Can My Parents Use Irrevocable Trusts for both Medicaid and Estate Tax Planning?

 In Estate and Gift Taxes, Long-Term Care Planning


I have elderly parents who are looking to update their revocable trust into an irrevocable one. They would just like to put their 2 homes (their primary residence & an investment property) together valued at about $3.3 million into it. I’ve gotten conflicting advice from 2 other lawyers on questions I have. (1) Can my parents continue to receive rental income from an irrevocable trust – which they partially need for living expenses? (2) In setting up the irrevocable trust, do they have an option/election to pay the estate tax up front, factoring in their $2 million exemption in Massachusetts? If so, would they pay tax on $1,300,000 ($3.3 million – $2 million exemption) X 3.2% = $9,600.


ID 26714985 © Jennifer Pitiquen |


I’m assuming your parents want to put their properties into an irrevocable trust for Medicaid planning purposes. Assuming that that’s the case, yes, they can continue to receive the rental income. But the income would not be protected if they needed nursing home care, just the underlying properties If they both needed nursing home care or the survivor of them did, they would have to pay the net rental income to the facility.

Remember that a transfer to an irrevocable trust would make them ineligible for Medicaid nursing home coverage for the subsequent five years. So, either they need to keep enough funds out of the trust (or trusts, see below) to cover five years of care or you (and your siblings, if any) would need to be ready to cover any gap.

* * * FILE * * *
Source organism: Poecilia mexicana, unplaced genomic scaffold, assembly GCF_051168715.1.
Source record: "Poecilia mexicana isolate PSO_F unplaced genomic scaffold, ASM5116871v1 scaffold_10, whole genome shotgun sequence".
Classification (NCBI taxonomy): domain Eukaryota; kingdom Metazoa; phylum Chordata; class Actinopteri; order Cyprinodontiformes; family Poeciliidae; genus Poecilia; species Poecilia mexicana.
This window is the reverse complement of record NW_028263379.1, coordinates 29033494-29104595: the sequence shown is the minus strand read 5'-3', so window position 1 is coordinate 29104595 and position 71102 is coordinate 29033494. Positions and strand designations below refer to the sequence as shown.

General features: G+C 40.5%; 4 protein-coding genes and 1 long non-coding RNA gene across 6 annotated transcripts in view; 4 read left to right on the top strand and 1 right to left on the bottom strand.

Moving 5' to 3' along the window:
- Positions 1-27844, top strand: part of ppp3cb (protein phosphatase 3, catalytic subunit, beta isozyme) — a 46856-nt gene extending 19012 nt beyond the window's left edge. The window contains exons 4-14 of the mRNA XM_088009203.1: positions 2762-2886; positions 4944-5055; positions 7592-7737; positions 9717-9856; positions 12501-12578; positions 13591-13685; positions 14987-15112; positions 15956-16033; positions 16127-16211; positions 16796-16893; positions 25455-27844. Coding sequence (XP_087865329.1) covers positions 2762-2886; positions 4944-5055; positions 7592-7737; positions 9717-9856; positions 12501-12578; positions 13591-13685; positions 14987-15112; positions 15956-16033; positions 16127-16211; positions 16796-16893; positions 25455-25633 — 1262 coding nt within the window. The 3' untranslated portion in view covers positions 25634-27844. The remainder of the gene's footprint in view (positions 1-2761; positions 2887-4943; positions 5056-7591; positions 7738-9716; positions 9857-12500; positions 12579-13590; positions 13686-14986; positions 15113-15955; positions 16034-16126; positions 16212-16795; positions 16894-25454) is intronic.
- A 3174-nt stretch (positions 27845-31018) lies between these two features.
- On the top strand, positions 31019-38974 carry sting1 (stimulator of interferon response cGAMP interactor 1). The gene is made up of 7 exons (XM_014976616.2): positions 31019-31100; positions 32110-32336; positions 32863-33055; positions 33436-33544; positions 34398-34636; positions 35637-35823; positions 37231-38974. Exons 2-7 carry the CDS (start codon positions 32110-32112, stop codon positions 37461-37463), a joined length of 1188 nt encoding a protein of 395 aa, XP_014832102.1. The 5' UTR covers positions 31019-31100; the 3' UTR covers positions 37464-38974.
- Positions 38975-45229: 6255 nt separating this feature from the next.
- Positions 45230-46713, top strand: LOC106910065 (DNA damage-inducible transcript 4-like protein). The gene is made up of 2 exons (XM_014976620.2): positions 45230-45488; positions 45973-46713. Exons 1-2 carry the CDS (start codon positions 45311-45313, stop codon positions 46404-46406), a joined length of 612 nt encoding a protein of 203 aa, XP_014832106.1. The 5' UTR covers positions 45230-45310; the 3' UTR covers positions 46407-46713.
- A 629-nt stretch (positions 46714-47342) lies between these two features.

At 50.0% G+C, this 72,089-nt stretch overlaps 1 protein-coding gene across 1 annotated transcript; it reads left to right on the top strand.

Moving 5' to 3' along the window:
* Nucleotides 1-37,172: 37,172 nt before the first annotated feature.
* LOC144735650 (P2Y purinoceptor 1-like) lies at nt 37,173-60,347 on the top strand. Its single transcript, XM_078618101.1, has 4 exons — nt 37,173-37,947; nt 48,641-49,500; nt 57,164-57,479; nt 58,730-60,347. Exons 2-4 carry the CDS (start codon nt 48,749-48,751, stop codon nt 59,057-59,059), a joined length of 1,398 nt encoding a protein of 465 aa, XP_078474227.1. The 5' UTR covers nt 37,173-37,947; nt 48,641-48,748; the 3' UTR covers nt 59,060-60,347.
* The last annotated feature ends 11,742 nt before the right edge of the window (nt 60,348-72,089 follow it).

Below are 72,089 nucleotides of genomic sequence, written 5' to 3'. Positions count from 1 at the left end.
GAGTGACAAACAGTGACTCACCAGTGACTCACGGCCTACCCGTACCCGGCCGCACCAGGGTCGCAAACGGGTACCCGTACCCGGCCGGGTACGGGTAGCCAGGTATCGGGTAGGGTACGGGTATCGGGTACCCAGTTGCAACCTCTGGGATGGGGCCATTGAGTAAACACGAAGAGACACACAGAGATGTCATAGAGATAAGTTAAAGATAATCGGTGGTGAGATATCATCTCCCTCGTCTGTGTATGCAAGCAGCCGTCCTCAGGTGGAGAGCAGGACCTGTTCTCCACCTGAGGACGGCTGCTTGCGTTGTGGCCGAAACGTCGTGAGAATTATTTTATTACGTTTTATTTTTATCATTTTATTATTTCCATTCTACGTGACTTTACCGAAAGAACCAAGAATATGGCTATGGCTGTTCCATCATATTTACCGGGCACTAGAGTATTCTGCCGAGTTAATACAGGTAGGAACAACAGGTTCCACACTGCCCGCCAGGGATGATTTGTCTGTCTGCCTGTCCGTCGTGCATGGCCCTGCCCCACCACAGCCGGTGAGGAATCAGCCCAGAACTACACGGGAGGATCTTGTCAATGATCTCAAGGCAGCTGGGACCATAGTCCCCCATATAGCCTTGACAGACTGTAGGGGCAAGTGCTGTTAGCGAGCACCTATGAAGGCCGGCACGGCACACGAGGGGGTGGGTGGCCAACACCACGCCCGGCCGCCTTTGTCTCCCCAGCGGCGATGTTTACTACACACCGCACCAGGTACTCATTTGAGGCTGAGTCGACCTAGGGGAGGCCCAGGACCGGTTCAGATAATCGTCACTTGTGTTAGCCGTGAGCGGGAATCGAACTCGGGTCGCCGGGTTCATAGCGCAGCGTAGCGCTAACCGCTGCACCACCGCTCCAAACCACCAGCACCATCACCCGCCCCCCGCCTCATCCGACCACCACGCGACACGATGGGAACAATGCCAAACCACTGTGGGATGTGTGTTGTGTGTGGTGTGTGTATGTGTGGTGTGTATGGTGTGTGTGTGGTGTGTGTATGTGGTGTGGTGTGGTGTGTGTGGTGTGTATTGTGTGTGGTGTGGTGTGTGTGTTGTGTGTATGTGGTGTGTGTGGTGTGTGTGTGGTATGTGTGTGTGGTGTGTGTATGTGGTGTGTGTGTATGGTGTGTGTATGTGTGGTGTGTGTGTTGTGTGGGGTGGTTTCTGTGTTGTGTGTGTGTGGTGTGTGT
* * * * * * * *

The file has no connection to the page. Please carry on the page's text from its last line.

In terms of your tax question, your parents cannot prepay their estate taxes and they cannot both receive the rental income and remove the property from their taxable estates. They could use two separate trusts and draft the trust for their primary residence so that it’s removed from their estates since I assume it’s not producing income. But for capital gains tax purposes, you wouldn’t want them to do that. You would lose the potential step up in basis upon their death potential, causing taxes on capital gain far exceeding any estate tax that might have to be paid upon the survivor’s death.

Your parents can, however, create trusts that both protect the properties for Medicaid purposes (MassHealth in Massachusetts) and shelter $4 million from taxation between them. Your parents should create separate trusts that keep the property in the trust of the first to die from being included in the surviving spouse’s taxable estate. Depending on their respective values, either the two properties should be split between them or one be placed in your mother’s trust and the other in your father’s.

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